Obtaining a Bachelor's Degree in Philosophy
One thing that is unusual to hear is, "I'm getting my bachelor's degree in philosophy." While a PhD in philosophy makes sense for those who want to teach philosophy on the university level, many people wonder, "What is the point of studying philosophy?" Additionally, they wonder what students do in philosophy classes and ask questions like, "What is philosophy even about?" All of these questions, or ones like them, are likely foremost on the mind of international students who wonder what the purpose and experience of a philosophy student in the U.S. is like.
Before trying to figure out how to apply to undergraduate degree in philosophy in the U.S., potential applicants should first determine if philosophy is a field they want to pursue. It is important to note that a bachelor's degree in philosophy, unlike a graduate degree in philosophy, isn't limited to teaching philosophy. While both undergraduate and graduate students in philosophy study critical thinking, logic, problem solving, and thinking outside of the box, the degrees themselves have different applications. Philosophy is the study of the most difficult questions humanity has been able to develop, and so students studying philosophy in almost any program will graduate from the program with highly developed problem solving skills that are applicable to almost any job. Because of that, students with bachelor's degrees in philosophy find themselves with a surprising number of careers available to them.
Because a graduate degree in philosophy is so focused and expensive, it generally shouldn't be pursued unless the student hopes to work in the field of philosophy, particularly. International students, though, will find that undergraduate degrees in philosophy are far less expensive and provide for a wide variety of career options including writing, journalism, law, politics, teaching, business, and diplomacy. International students will therefore find themselves desirable for numerous careers as philosophy graduates given their unique perspectives and highly developed critical thinking skills through their degree program.
A bachelor's degree in philosophy is not directed at any particular career field, though there are some programs that will offer tracks in a particular kind of philosophy. For example, a student may major in philosophy following a track in ethics, political philosophy, or logic. Students choose a track that best suits the career they want. A track in political philosophy would suit those students who want to pursue a career in politics. A track in ethics or logic may be useful for those students who wish to pursue a law degree. As a matter of fact, many law schools now prefer students with philosophy degrees than political science degrees because of the rigorous training in logic philosophy degrees require.
International students are likely to find bachelor's degrees in philosophy appealing for numerous reasons. First, pursuing philosophy on the undergraduate level is an excellent way to practice and improve both written and spoken English skills. Due to the fact that most philosophy courses are focused on writing papers and discussion in class, students find themselves accomplished communicators by the time of graduation. Philosophy also enables international students to utilize and exploit potential skills in other languages. Philosophy is a field that draws heavily from material originating in countries other than the U.S. So, if a student has skills with other languages, he or she may find those skills valuable as they can access original source material in German, French, Greek, or Chinese.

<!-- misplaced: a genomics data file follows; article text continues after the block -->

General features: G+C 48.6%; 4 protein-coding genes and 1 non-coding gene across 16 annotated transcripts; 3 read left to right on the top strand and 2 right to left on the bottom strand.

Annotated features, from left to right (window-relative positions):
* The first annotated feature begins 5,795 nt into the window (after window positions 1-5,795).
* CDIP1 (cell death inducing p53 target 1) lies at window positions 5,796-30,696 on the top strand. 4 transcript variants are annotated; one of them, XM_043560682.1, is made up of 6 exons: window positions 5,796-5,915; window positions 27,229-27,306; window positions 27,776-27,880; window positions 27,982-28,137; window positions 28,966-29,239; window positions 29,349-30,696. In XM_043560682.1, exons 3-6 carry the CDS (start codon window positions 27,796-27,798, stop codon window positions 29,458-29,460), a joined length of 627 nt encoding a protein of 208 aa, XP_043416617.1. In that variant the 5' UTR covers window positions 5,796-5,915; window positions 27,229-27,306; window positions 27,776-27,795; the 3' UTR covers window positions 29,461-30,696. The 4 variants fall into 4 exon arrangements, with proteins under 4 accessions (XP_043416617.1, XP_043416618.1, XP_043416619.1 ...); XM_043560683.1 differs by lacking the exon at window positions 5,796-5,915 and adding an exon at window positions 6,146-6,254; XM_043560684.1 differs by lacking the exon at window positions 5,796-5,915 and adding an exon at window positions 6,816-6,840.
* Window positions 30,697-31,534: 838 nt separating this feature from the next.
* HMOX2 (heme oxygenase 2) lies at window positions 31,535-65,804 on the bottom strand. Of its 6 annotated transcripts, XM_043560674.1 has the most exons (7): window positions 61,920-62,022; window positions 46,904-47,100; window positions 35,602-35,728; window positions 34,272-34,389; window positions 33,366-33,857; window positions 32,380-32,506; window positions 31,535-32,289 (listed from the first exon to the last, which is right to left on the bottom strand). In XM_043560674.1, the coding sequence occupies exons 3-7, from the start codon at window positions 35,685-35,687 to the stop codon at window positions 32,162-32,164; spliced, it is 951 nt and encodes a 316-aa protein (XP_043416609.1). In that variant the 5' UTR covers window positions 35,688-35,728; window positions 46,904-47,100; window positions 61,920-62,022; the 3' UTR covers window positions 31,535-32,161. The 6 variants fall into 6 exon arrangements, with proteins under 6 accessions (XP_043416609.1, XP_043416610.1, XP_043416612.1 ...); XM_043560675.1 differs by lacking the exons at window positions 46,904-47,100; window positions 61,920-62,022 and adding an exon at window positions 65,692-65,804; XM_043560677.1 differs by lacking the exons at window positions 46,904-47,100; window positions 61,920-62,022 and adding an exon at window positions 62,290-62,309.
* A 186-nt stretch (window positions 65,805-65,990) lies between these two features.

International students will also find U.S. philosophy programs appealing because of the welcoming environment to foreign students. Philosophy is about learning about the world and asking difficult questions. Philosophers dedicate their lives to learning as much as possible and are in a constant quest for answers. For that reason, philosophy professors are often happy to engage students with new and different perspectives. International students will find themselves very welcome because of the wealth of knowledge and different perspectives they bring to the philosophy program. A bachelor's degree in philosophy not only benefits international students, but the program as a whole.
Philosophy degree programs are looking for students who are willing to study hard and think deeply. Philosophy is the study of the deepest questions humanity has been able to think of. If a student pursues a bachelor's degree in philosophy, she or he should expect to do a great deal of thinking and to constantly question everything. Students are expected to do a great deal of writing and reading in philosophy classes. Through their reading, students are exposed to ideas which they will have to consider and evaluate. An essential component of evaluating those ideas is writing about them. Most philosophy courses, for this reason, require a significant amount of writing. An international student should expect to work hard, write a great deal, and seek tutoring through the university and philosophy department if necessary.
The study of philosophy is the study of questions like, "What is the nature of the universe?" "Does god exist?" "What is right action and how do we know?" and "What is the mind?" Philosophy, unlike almost every other degree field, requires that a student think hard about herself/himself, her/his place in the world, and her/his future. Although a bachelor's degree will not necessarily lead to a "philosophy job" right out of college, a bachelor's degree in philosophy will provide the student with some of the most important knowledge any person can gain. This knowledge is the knowledge of oneself and one's place in the universe. And with that knowledge a student can accomplish any goal.